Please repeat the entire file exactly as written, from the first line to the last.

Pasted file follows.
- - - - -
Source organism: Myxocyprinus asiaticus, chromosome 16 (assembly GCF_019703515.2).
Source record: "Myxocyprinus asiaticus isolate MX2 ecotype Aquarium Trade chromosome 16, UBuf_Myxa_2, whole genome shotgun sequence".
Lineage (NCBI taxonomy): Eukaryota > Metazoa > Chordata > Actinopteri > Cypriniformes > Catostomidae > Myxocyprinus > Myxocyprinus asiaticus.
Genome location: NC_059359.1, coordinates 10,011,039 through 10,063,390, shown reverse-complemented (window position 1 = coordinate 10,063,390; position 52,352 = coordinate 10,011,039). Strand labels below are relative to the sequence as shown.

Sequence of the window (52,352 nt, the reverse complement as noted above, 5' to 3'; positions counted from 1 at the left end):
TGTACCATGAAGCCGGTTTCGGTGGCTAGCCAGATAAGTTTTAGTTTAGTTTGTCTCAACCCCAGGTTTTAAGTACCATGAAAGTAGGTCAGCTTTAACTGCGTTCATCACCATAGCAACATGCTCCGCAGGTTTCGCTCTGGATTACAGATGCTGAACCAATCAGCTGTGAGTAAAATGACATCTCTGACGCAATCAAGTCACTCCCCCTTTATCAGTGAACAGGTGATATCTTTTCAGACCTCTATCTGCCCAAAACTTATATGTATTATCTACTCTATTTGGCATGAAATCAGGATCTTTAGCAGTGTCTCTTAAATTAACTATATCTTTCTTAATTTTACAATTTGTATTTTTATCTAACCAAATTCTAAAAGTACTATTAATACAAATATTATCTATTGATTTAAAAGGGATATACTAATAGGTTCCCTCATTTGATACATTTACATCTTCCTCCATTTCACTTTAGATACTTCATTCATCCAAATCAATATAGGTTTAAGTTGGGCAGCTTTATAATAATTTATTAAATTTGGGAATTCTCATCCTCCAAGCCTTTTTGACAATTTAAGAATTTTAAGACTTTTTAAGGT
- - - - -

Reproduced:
Source organism: Myxocyprinus asiaticus, chromosome 16 (assembly GCF_019703515.2).
Source record: "Myxocyprinus asiaticus isolate MX2 ecotype Aquarium Trade chromosome 16, UBuf_Myxa_2, whole genome shotgun sequence".
Lineage (NCBI taxonomy): Eukaryota > Metazoa > Chordata > Actinopteri > Cypriniformes > Catostomidae > Myxocyprinus > Myxocyprinus asiaticus.
Genome location: NC_059359.1, coordinates 10,011,039 through 10,063,390, shown reverse-complemented (window position 1 = coordinate 10,063,390; position 52,352 = coordinate 10,011,039). Strand labels below are relative to the sequence as shown.

Sequence of the window (52,352 nt, the reverse complement as noted above, 5' to 3'; positions counted from 1 at the left end):
TGTACCATGAAGCCGGTTTCGGTGGCTAGCCAGATAAGTTTTAGTTTAGTTTGTCTCAACCCCAGGTTTTAAGTACCATGAAAGTAGGTCAGCTTTAACTGCGTTCATCACCATAGCAACATGCTCCGCAGGTTTCGCTCTGGATTACAGATGCTGAACCAATCAGCTGTGAGTAAAATGACATCTCTGACGCAATCAAGTCACTCCCCCTTTATCAGTGAACAGGTGATATCTTTTCAGACCTCTATCTGCCCAAAACTTATATGTATTATCTACTCTATTTGGCATGAAATCAGGATCTTTAGCAGTGTCTCTTAAATTAACTATATCTTTCTTAATTTTACAATTTGTATTTTTATCTAACCAAATTCTAAAAGTACTATTAATACAAATATTATCTATTGATTTAAAAGGGATATACTAATAGGTTCCCTCATTTGATACATTTACATCTTCCTCCATTTCACTTTAGATACTTCATTCATCCAAATCAATATAGGTTTAAGTTGGGCAGCTTTATAATAATTTATTAAATTTGGGAATTCTCATCCTCCAAGCCTTTTTGACAATTTAAGAATTTTAAGACTTTTTAAGGT